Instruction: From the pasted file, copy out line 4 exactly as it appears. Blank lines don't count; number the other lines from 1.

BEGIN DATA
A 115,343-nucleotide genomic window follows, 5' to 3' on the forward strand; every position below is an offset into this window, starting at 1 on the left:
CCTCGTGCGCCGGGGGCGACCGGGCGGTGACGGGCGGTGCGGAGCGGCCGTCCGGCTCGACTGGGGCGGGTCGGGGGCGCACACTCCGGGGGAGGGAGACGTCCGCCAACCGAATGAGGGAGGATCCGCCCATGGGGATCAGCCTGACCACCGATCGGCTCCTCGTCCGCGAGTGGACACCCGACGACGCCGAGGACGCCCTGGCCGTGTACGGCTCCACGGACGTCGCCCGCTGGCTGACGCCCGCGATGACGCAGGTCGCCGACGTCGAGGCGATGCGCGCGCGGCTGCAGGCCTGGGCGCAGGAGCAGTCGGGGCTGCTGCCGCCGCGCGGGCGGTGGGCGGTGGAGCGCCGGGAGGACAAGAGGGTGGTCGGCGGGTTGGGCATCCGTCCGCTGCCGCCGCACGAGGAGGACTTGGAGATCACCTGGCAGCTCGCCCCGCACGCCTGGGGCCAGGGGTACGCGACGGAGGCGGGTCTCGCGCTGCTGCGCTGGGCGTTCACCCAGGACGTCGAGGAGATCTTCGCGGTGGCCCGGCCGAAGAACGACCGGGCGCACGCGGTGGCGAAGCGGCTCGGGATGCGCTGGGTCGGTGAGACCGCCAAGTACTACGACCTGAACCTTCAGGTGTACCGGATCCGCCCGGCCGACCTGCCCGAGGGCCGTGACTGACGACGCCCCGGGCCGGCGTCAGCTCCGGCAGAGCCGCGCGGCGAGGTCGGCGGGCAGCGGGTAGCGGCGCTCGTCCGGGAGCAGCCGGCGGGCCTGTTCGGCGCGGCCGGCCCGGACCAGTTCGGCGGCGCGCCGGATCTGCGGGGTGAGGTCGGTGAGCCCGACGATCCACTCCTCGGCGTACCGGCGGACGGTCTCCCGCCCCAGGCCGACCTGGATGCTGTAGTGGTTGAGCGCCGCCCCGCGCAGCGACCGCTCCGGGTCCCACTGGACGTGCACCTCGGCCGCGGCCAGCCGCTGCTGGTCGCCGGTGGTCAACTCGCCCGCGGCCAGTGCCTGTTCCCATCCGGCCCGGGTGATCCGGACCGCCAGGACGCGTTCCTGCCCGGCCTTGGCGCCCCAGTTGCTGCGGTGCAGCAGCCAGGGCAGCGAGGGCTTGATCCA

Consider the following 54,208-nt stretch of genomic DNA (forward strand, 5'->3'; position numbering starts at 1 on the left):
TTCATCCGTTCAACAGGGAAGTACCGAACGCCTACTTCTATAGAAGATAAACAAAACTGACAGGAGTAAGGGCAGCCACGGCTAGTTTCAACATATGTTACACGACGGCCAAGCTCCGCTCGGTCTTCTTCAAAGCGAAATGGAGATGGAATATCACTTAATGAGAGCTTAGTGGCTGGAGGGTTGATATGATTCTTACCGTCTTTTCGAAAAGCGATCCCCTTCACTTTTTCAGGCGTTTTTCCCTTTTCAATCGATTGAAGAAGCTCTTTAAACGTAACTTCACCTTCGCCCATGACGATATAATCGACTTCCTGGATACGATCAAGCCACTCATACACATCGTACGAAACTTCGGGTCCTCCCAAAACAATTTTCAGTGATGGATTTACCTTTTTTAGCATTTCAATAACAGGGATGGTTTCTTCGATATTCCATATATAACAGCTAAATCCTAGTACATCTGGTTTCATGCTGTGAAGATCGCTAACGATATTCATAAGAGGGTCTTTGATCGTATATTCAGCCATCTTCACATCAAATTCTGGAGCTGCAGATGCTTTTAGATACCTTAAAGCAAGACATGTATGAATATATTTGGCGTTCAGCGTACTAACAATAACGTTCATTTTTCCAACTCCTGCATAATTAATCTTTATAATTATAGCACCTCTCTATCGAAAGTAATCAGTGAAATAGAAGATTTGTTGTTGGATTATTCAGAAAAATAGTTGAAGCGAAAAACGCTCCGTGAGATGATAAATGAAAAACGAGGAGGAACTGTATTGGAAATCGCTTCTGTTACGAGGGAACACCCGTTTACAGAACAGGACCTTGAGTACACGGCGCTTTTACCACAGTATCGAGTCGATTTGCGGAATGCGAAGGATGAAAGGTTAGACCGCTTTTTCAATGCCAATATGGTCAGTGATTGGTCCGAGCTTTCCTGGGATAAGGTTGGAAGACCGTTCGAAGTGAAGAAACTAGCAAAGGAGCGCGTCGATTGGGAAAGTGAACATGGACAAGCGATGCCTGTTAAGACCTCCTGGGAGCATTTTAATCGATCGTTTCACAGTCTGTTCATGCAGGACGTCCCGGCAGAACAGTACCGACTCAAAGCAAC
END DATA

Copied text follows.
TTCATCCGTTCAACAGGGAAGTACCGAACGCCTACTTCTATAGAAGATAAACAAAACTGACAGGAGTAAGGGCAGCCACGGCTAGTTTCAACATATGTTACACGACGGCCAAGCTCCGCTCGGTCTTCTTCAAAGCGAAATGGAGATGGAATATCACTTAATGAGAGCTTAGTGGCTGGAGGGTTGATATGATTCTTACCGTCTTTTCGAAAAGCGATCCCCTTCACTTTTTCAGGCGTTTTTCCCTTTTCAATCGATTGAAGAAGCTCTTTAAACGTAACTTCACCTTCGCCCATGACGATATAATCGACTTCCTGGATACGATCAAGCCACTCATACACATCGTACGAAACTTCGGGTCCTCCCAAAACAATTTTCAGTGATGGATTTACCTTTTTTAGCATTTCAATAACAGGGATGGTTTCTTCGATATTCCATATATAACAGCTAAATCCTAGTACATCTGGTTTCATGCTGTGAAGATCGCTAACGATATTCATAAGAGGGTCTTTGATCGTATATTCAGCCATCTTCACATCAAATTCTGGAGCTGCAGATGCTTTTAGATACCTTAAAGCAAGACATGTATGAATATATTTGGCGTTCAGCGTACTAACAATAACGTTCATTTTTCCAACTCCTGCATAATTAATCTTTATAATTATAGCACCTCTCTATCGAAAGTAATCAGTGAAATAGAAGATTTGTTGTTGGATTATTCAGAAAAATAGTTGAAGCGAAAAACGCTCCGTGAGATGATAAATGAAAAACGAGGAGGAACTGTATTGGAAATCGCTTCTGTTACGAGGGAACACCCGTTTACAGAACAGGACCTTGAGTACACGGCGCTTTTACCACAGTATCGAGTCGATTTGCGGAATGCGAAGGATGAAAGGTTAGACCGCTTTTTCAATGCCAATATGGTCAGTGATTGGTCCGAGCTTTCCTGGGATAAGGTTGGAAGACCGTTCGAAGTGAAGAAACTAGCAAAGGAGCGCGTCGATTGGGAAAGTGAACATGGACAAGCGATGCCTGTTAAGACCTCCTGGGAGCATTTTAATCGATCGTTTCACAGTCTGTTCATGCAGGACGTCCCGGCAGAACAGTACCGACTCAAAGCAAC